LORDY, I hate writing obituaries.
It’s just not fair, having to find the best words to memorialize a person, especially for the ones who left this world far better than they found it, whose impact and accomplishments surpass tidy summarization, not to mention my word count.
Already Savannah has lost two of its greats in 2018, the kind of people who deserve reams dedicated to them, not just for being role models but myth busters, unafraid to get their hands dirty or slap the status quo upside the head.
Dr. Theodora “T” Lippett Gongaware loved getting her hands dirty in her garden beds and artfully arranging blooms for her beloved Christ Church, but it was in Savannah’s challenging healthcare climate that the acclaimed and orchid whisperer really got up to her elbows.
One of a handful of female graduates of the University of North Carolina Medical School at Chapel Hill class of 1968, the Savannah native practiced internal medicine at Memorial Medical Center for over 50 years, directing the hospital’s outpatient clinic and championing higher standards of care for the community’s low-income population. Passionate about treating the city’s indigent with a reputation for being a “tough cookie,” she met the epidemic rise in diabetes, heart disease and other issues associated with obesity with a commitment to educate her patients on their own power to heal.
“Especially later in life, she saw that in a broken system, we are our only advocates—for ourselves and loved ones and friends,” remembers her son, Hartford, who wrote a far more complete and elegant obituary for his mother on the Fox and Weeks website. “There are great doctors out there, but health is about self-awareness and insisting on wanting to be well.”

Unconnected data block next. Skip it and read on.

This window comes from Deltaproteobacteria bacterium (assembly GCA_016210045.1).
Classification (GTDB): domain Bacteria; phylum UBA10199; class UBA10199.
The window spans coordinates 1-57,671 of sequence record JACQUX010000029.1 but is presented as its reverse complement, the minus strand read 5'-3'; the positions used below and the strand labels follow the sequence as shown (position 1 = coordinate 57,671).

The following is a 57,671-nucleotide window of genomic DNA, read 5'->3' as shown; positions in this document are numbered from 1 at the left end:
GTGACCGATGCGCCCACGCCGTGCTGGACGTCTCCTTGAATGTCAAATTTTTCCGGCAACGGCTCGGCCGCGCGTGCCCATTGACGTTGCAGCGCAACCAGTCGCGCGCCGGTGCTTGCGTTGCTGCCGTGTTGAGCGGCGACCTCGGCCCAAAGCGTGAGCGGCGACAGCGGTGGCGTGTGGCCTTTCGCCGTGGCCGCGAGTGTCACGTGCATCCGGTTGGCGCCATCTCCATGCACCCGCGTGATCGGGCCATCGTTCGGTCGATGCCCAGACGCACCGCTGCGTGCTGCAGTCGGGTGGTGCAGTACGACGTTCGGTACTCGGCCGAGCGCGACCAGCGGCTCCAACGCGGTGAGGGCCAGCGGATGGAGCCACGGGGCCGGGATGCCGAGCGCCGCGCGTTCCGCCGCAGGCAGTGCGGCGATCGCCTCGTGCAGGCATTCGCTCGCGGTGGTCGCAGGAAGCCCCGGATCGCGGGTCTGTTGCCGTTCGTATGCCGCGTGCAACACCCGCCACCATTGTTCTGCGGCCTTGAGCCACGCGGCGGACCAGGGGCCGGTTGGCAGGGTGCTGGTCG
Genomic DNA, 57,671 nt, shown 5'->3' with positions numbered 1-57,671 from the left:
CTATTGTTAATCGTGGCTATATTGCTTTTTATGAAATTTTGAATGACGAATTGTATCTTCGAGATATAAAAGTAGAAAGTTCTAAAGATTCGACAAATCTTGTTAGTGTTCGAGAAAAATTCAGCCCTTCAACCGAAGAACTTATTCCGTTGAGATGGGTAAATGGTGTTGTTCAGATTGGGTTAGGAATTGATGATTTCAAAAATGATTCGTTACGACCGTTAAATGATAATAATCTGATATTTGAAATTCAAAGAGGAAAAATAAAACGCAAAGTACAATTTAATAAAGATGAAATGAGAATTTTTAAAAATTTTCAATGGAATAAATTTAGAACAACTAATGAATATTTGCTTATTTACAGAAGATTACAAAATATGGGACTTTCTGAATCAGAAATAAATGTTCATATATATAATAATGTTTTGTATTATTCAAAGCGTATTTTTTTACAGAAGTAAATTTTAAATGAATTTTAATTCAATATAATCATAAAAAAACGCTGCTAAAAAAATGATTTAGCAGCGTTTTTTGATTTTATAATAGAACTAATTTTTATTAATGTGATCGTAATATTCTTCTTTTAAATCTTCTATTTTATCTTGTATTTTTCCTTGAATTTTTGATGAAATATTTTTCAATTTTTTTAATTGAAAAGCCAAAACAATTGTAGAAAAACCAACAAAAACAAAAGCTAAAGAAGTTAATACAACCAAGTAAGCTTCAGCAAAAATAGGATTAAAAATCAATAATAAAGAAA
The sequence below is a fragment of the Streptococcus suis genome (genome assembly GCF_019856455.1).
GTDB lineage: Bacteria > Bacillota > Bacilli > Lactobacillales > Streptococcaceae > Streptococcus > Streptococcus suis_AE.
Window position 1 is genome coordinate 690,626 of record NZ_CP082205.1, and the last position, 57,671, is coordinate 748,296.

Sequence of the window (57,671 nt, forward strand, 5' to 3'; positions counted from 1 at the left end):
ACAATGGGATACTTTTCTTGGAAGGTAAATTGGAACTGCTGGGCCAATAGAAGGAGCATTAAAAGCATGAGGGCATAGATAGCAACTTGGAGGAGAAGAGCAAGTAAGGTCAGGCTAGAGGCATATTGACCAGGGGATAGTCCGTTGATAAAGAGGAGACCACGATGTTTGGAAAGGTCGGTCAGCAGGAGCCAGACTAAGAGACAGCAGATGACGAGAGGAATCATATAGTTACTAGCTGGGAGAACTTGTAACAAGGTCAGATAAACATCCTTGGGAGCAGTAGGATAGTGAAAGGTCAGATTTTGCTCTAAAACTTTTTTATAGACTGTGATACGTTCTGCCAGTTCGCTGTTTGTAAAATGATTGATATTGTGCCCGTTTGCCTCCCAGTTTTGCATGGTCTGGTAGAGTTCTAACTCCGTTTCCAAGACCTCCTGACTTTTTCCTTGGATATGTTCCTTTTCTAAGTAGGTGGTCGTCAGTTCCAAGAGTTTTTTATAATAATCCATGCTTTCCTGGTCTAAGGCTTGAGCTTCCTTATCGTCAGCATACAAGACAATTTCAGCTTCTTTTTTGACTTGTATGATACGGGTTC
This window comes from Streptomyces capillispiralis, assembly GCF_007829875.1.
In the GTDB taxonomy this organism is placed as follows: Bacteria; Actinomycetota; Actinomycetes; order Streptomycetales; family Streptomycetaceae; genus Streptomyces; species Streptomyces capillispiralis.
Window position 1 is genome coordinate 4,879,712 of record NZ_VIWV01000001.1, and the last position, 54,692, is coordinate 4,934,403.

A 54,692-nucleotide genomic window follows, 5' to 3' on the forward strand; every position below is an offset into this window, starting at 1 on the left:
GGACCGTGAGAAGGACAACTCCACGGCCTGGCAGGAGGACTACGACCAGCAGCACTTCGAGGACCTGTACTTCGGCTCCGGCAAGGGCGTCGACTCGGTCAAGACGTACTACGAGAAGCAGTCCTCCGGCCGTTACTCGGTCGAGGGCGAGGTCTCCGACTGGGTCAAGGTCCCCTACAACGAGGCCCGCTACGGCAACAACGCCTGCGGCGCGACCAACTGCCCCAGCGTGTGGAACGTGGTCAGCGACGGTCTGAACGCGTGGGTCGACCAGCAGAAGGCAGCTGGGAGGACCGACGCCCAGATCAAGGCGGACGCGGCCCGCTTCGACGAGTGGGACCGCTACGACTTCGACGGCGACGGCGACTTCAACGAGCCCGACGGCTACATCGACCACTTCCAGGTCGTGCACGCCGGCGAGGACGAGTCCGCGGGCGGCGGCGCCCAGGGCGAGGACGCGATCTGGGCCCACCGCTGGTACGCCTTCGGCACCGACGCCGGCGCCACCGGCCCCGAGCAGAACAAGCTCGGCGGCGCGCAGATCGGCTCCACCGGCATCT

Dr. T also promoted justice and dignity throughout Chatham County and beyond, serving on the boards of the Savannah Renewal and Development Association and Hospice Savannah. She passed away peacefully on January 9, leaving behind Hartford, his brother Andrew Gongaware, their sister, Teddy Gongaware Martin, a bereft extended family and countless grateful patients. Donations to Christ Church or Hospice Savannah are requested in lieu of flowers.
On January 5, this community and country also lost one of its most valuable and valorous activists. I met Phillip “Philly” Meyers on the Occupy Savannah picket line way back in 2011, and from then on, every time I went out to cover anything smacking of progress and socioeconomic justice—the Bank of America protests of 2012, the sit-ins for raising the minimum wage in 2014, crowding Buddy Carter’s office on behalf of the Affordable Care Act just a a year ago—Philly was there, bullhorn in hand.
“Yo, Lebos, whaddaya writing about this week?” he’d bellow cheerfully. “You makin’ some good trouble or what?”
I’d always respond that I hoped so, but no one knew how to make the best kind of trouble like Philly.